Welcome to “Babylon,” an homage to Kenneth Anger’s infamous book, “Hollywood Babylon,” filled with scurrilous stories — almost all untrue — describing the film capital of the world in the late 1920s as Sodom and Gomorrah.
Director Damien Chazelle, with three really great movies behind him (“Whiplash,” “La La Land,” “First Man”), seems to have taken all this imagined bacchanalia too seriously. So he’s applied his generous sense of art production and cinematography to invent a mostly bogus world that goes way over the top and collapses in a heap of incoherence.
At three hours, “Babylon” has a lot of different plots that don’t come together. Their one common thread is sewn by Margot Robbie as a flapper who is styled, for some reason, a like an 80s disco queen. She looks nothing like the other women of the film, and sounds like Amanda Seyfriend‘s Marion Davies from “Mank.”
Robbie’s Nellie escapes her restrictive home for the lights of Hollywood. She’s determined to be a big star in the silent films. She makes a friend who becomes her manager and lover (Diego Calva as Manny), They are just the beginning of a long list of studio executives, actors, and hangers on, some real, some fictitious, who are at the center of a debauched world that makes “The Great Gatsby” look like a horror movie.
Nellie and Manny, you see, navigate Hollywood’s sinister waters through wild parties, secret orgies held in tunnels beneath the city, and so on. This is Anger’s fantasy now filtered through Chazelle’s camera. None of it makes any sense or connects to anything in the way of a coherent movie. Remember Ryan Gosling and Emma Stone in “La La Land”? Well, they’re not here.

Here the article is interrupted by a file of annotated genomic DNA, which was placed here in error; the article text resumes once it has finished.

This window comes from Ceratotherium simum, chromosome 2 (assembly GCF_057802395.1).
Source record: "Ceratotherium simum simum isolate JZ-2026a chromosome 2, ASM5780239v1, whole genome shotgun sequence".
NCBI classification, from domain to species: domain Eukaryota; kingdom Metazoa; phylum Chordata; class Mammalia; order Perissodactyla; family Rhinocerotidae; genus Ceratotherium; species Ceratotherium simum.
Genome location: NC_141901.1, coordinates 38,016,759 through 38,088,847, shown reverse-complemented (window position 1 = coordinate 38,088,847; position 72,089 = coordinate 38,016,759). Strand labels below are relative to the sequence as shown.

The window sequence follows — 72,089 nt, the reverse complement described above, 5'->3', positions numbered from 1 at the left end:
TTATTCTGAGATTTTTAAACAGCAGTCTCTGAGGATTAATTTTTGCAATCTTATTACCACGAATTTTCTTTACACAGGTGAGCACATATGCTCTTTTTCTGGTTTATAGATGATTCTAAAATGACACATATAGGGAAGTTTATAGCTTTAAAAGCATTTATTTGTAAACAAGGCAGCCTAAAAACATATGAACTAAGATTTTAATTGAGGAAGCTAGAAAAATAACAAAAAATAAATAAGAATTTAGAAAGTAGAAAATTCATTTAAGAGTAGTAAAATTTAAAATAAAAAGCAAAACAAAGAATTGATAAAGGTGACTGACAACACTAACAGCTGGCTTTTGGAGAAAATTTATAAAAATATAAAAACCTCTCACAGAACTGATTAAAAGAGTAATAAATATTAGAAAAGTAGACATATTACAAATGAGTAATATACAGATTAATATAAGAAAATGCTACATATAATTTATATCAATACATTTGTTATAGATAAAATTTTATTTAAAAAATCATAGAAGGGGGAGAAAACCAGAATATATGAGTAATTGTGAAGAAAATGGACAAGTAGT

I can’t say even Nellie and Manny are sympathetic characters. The only one who is is Brad Pitt as fading silent actor/director Jack Conrad. Sound familiar? Conrad is similar to Pitt’s Oscar winning character, Cliff Booth, who also sensed his time was up as stunt man and coat carrier to Leonardo DiCaprio’s middling TV star, Rick Dalton, in “Once Upon a Time in Hollywood.” With everything else so completely out of control in this movie, Pitt gets quite zen. He makes himself the magnetic center of the film, and we’re willing to follow him to his tragic fate.
The only other character in “Babylon” who conveys Conrad’s self-knowledge is Jean Smart‘s gossip columnist, Elinor St. John. She’s pre-Louella Parsons and Hedda Hopper, visiting sets, trying to control lives, make or break careers. Smart is having some big moment right now with “Hacks.” Elinor is not so different from Deborah Vance, the world weary comedian. She’s seen it all. And in the dead center of this three hour carnival, Elinor and Jack have the best scene of “Babylon” as if Cliff and Deborah meet in a time warp. I think they deserve Oscar nominations just for that.
The rest of “Babylon.” though is a Mixmaster, a Cusinart, a kaleidoscope. It’s too much money, no restraint, everything but the kitchen sink. Or, and the kitchen sink. It’s Chazelle’s “Heaven’s Gate.” He’ll recover from it, and so will we. But like David O. Russell’s “Amsterdam” — another all star cast and creative bloat — it’s a major disappointment in a year when we needed each of them to be successes so badly. Disappointment is all you get here.